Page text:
My Exploding Cat

Just stories and drawings really, no actual fissile felines.

Chapter Fourteen

Zoë rolled over.

“Wake. Up.” Jen flew to the top bunk and straddled Zoë’s crumpled body. She was about three seconds away from shaking Zoë awake. Zoë was being more stubborn than usual. Even though she’d had fun talking to Naelie, the activity had taxed her energy–not to mention the magic she’d done and the school day that was behind her.

“It’s Saturday,” Jen said.

“Then why are you waking me up?” Zoë grumbled. She couldn’t see the point of waking up early—i.e., at eight—when she didn’t have to go to school.

“Jen,” she whined.

“I want to teach you how to play Othello today,” Jen said. “Then we should find you something to do magic with. Like a rod or something.”

“I don’t think I need that,” Zoë said cautiously, not knowing how Jen would react.

Jen just burst into laughter. “Don’t need it? Don’t need it! You’re human, Zoë, unless I’m not mistaken.”

“Yes,” said Zoë, not sure what Jen was getting at.

“Well?”

“You do magic without any rod or anything,” Zoë pointed out.

“I’m an Anoki, silly,” Jen said, still smiling. “I’m not human.”

“So it’s a drawback?” Zoë said.

“A drawback? Being human? No, you get the better deal. See my ring?” Jen held out her hand.

“What about it?”

“That comes off, I die. Anoki rings stick to their hands, though. And if I use too much magic at once, I collapse. But Anoki have special reserves of energy solely for magic use. Anoki can run a marathon and still have plenty of energy to do strong spells, or they can clean the whole school with magic and won’t be able to do any more, but can still beat any human in a hundred-yard dash. The wings help,” Jen added with a smug grin. “But humans… you can use as much magic as you want if you hold onto your wand. You only need magic to exist in your dimension to survive. Anoki can die from too much magic use. Even if they fall over after using too much, certain spells sap the magic around the user—and not just the user’s own magic.”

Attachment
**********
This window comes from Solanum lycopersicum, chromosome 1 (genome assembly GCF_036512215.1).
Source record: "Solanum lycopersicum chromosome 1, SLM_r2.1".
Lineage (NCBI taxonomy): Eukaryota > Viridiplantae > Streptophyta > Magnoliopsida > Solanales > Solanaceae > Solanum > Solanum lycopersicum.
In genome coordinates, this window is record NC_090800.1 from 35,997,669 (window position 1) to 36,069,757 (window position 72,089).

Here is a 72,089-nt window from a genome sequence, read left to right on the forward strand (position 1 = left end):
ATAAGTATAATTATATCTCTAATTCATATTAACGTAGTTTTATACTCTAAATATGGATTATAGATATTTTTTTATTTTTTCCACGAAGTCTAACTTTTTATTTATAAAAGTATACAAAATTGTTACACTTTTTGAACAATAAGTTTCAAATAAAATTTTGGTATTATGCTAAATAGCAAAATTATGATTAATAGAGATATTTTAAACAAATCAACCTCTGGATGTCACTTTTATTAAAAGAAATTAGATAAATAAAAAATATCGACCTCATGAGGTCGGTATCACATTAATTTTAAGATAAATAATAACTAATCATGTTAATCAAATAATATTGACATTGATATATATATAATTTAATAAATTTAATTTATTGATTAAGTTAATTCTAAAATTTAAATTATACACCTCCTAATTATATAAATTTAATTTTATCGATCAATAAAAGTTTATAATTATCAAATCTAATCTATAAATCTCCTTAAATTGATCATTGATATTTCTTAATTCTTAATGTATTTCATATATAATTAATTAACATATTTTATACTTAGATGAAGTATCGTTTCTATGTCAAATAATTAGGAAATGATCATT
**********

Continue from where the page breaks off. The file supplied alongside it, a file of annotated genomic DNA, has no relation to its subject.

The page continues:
Zoë was feeling like this was something Wyrnen should have taught her—not Jen.

“Magic lessons weren’t entertaining yesterday?” Jen said with a smile.

“Er…” Zoë said. They had been entertaining, but not because of Wyrnen. Although… maybe it was only because of Wyrnen that she had started world-building.

“Thought not,” Jen said. “You’ll learn something eventually.”

Zoë wanted to say that she had learned something, but she remembered Naelie’s remark about being too serious for her age, too worried about everything. Besides, what she had learned would be too hard to explain.

“What’s for breakfast?”

So Zoë learned to play Othello that day. It seemed as if Jen’s purpose in teaching her was less so that Zoë knew how to play Othello, and more so that she could give a speech about how dangerous it would be to try and go after the monster.

“You’re a wicked player, Zoë,” Jen said, as five different pieces turned to Zoë’s color. They’d gotten the board from the school’s stash in the game room, and the pieces didn’t need to be flipped over manually. “Maybe I need to teach you chess next. I have a feeling that you’d be just as good. You could face off Wyrnen and get your revenge for boring classes.”

Zoë smiled passively, still looking at the board and hoping fervently that Jen didn’t move where Zoë thought she might move. She didn’t. Instead, Jen placed her piece right next to a corner spot. Zoë quickly made sure that she had a piece on the other side of Jen’s, then moved into the corner—the best spot in the game, since it couldn’t be taken and always surrounded other pieces.

“See,” Jen said, smile fading slightly, “your magic… you still don’t know how to work it, not well.”

“I have an idea,” Zoë said.

“Now is not the time to get cocky,” Jen said. “You know what I’m talking about. Leave the monster to Daniel and Sophie.”